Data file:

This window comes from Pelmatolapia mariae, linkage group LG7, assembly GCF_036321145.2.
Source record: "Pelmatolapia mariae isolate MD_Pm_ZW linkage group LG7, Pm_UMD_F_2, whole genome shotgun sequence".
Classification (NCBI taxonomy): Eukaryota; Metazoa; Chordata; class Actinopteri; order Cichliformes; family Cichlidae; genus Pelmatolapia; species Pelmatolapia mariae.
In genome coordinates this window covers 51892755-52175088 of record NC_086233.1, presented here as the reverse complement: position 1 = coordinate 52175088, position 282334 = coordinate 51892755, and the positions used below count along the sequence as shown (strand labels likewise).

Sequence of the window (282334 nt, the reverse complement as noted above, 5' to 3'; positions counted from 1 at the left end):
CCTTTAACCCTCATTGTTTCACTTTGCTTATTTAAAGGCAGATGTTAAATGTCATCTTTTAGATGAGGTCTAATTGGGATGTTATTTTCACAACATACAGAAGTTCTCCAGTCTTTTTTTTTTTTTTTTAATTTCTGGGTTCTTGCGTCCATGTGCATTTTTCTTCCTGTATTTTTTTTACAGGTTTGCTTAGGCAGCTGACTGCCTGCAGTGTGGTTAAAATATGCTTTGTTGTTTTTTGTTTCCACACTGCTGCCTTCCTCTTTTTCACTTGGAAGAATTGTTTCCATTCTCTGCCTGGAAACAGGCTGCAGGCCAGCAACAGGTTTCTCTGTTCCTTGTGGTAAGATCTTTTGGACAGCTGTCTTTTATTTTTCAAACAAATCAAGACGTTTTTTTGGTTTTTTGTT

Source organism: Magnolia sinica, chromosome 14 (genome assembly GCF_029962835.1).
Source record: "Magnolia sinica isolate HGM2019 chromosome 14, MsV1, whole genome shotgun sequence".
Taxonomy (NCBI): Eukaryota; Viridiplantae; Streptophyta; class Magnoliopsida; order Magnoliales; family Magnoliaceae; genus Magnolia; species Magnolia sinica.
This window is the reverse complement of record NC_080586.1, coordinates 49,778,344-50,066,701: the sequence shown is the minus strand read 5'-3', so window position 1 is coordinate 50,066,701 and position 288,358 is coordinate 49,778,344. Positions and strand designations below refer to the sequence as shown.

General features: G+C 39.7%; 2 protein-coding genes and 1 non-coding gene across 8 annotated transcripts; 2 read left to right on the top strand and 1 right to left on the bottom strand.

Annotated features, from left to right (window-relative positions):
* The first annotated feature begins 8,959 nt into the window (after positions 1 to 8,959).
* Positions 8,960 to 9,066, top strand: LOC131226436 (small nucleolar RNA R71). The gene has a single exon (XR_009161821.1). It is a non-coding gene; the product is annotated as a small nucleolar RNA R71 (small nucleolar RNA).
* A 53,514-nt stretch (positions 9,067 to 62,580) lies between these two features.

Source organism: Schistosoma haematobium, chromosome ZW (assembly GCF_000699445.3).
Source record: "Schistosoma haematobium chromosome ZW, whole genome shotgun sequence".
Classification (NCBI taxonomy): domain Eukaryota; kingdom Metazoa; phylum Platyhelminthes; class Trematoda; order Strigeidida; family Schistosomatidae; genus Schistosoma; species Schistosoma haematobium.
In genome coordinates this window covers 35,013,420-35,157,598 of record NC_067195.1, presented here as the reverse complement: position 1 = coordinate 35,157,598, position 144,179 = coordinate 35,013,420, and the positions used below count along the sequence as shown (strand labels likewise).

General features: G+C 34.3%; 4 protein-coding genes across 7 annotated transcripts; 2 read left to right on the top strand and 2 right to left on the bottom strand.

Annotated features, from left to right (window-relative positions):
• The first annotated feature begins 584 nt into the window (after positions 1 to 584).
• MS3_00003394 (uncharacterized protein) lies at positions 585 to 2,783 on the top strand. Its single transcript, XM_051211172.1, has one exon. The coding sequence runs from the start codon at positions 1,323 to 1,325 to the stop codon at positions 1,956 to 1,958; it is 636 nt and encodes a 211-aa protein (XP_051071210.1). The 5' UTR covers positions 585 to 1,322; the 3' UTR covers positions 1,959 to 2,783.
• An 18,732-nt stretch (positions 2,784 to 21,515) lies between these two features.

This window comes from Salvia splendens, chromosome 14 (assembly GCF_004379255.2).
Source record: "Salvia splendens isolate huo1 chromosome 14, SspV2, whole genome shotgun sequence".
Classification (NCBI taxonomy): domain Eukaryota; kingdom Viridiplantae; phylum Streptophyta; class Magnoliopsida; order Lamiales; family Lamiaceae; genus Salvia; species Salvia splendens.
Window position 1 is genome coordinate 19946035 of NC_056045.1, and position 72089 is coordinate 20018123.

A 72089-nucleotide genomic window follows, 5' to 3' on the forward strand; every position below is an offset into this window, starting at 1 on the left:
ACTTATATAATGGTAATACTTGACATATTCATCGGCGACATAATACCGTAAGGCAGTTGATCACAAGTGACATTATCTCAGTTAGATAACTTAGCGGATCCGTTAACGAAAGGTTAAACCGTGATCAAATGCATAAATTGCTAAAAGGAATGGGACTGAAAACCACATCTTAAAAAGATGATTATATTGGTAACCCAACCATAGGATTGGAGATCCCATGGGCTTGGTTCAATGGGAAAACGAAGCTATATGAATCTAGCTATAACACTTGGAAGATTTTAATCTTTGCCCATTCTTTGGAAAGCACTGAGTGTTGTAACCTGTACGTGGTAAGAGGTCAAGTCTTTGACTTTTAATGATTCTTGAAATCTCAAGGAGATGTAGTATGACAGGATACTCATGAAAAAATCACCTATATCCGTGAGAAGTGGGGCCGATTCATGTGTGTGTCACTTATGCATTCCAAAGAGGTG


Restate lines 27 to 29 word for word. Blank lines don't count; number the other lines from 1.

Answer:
Classification (NCBI taxonomy): domain Eukaryota; kingdom Viridiplantae; phylum Streptophyta; class Magnoliopsida; order Lamiales; family Lamiaceae; genus Salvia; species Salvia splendens.
Window position 1 is genome coordinate 19946035 of NC_056045.1, and position 72089 is coordinate 20018123.

A 72089-nucleotide genomic window follows, 5' to 3' on the forward strand; every position below is an offset into this window, starting at 1 on the left: